I toyed briefly with inventing an elaborate backstory and thought better of it. 

"I bought them," was my somewhat feeble response, "in Englistan!" I added, using the colloquial Afghan term for Britain.

He translated my response to the group. 

They all smiled and shrugged but you could tell I'd lost any respect they might have had for me.

Friday, 16 September 2011

Diary Picture - lucky shot in Queens

First trip to New York in over a decade. As I arrived the heavens opened. In the back of the cab, with the rain lashing against the roof I waved the camera at arms length in the general direction of the storm. Squeezed the shutter just as lightning forked across the sky - pure fluke.

Given the choice between good and lucky, I'll take lucky every time.

Wednesday, 14 September 2011

Diary picture - night out in Leeds

19th March 2011 Taxi rank near the Calls in Leeds. Saveloy and chips anyone?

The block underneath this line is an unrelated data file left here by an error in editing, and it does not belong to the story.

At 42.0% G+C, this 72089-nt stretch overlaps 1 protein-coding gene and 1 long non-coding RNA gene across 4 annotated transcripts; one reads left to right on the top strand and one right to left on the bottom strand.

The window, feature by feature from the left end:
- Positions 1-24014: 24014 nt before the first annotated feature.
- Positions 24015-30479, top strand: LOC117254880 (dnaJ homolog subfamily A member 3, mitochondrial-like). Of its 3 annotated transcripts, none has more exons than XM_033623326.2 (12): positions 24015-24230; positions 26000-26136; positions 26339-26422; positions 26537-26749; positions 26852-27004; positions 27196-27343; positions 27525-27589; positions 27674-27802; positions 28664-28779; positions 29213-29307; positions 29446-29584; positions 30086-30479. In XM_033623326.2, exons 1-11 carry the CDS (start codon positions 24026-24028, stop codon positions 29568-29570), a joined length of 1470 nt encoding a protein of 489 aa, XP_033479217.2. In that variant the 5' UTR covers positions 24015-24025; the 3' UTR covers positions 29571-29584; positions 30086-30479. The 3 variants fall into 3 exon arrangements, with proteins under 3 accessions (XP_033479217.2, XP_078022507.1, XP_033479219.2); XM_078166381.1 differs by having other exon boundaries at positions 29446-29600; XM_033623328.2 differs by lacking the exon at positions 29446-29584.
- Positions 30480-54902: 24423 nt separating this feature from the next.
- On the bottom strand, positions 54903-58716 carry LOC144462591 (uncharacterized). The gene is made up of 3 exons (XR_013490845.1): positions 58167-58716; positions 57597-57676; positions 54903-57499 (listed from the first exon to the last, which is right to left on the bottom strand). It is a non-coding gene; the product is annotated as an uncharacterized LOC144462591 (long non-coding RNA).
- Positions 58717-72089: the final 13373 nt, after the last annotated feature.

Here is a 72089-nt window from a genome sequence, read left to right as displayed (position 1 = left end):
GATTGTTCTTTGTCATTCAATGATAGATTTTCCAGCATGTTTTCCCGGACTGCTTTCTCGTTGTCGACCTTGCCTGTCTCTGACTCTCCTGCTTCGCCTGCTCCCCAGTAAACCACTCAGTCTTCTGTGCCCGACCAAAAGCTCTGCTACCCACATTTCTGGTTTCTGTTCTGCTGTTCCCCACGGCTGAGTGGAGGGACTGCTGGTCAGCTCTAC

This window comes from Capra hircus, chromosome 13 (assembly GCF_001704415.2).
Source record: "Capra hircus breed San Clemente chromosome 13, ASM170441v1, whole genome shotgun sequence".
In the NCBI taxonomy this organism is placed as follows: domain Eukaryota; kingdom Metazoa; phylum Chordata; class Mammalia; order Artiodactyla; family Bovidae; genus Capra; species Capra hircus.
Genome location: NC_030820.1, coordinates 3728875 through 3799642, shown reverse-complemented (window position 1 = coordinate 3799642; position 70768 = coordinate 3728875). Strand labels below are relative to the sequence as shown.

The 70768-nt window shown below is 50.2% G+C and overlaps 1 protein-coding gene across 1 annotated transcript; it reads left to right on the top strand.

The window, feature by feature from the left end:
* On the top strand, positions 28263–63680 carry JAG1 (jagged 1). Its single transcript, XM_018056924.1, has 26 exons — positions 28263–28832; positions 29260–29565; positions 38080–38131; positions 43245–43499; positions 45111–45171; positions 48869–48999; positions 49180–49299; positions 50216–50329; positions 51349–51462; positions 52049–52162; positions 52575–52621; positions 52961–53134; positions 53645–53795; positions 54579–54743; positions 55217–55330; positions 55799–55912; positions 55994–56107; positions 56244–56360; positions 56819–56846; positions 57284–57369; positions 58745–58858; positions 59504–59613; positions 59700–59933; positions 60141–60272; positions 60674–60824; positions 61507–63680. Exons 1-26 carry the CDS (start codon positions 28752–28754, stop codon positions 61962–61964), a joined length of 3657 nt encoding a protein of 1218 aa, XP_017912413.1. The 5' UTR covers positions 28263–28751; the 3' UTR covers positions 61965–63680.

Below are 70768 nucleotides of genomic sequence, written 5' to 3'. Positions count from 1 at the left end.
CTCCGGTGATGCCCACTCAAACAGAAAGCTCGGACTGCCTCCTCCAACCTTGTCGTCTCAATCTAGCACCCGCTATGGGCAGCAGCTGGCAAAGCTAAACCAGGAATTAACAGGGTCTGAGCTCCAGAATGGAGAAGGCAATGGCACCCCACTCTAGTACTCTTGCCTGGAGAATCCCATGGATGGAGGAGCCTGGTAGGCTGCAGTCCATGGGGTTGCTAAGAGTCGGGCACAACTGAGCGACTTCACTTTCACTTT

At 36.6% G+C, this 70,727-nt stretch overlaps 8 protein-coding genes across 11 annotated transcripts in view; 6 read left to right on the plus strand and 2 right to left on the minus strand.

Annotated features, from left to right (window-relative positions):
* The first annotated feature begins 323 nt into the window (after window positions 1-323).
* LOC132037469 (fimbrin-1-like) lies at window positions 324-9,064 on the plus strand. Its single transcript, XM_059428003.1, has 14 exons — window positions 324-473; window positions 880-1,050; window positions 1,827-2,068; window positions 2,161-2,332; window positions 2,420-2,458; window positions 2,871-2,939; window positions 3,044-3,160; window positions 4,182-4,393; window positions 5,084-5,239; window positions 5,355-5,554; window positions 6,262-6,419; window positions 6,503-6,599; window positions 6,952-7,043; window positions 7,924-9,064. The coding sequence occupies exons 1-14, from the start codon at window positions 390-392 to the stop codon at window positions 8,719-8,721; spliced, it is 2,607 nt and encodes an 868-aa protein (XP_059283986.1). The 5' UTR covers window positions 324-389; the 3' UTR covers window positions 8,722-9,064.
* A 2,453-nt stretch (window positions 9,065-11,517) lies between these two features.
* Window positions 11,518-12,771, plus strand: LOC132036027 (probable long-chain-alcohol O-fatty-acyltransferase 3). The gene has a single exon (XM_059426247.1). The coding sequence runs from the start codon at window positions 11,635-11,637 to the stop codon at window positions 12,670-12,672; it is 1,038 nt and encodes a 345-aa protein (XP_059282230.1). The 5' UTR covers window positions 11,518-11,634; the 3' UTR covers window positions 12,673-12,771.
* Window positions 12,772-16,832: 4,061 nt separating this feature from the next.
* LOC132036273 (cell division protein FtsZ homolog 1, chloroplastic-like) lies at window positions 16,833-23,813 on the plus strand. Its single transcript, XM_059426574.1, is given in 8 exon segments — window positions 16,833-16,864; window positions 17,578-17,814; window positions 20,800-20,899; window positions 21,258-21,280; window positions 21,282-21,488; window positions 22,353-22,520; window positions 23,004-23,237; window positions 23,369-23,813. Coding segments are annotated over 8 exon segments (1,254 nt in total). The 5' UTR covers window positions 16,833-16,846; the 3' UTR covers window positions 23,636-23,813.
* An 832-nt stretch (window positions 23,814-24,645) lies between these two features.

After my last two, reasonably long, posts addressing serious issues it seemed like a good time to publish something light-hearted for balance. 

Earlier this year I helped friend, colleague and namesake Justin Leighton on a big advertising shoot. Multi-city, three week assignments are not common and so he decided that we would do a mad four day Recce trip. Justin L armed with his newly acquired Fuji X100 and me with my 5D mkii and 35mm lens (approx same angle of view).

Whilst working out angles and schedules for the live shoot in April we indulged ourselves in a bit of old-fashioned documentary photojournalism for the joy of just taking pictures. From a technical viewpoint, there is not a lot to separate the two cameras. Both good in low light, nice colour, very sharp lenses.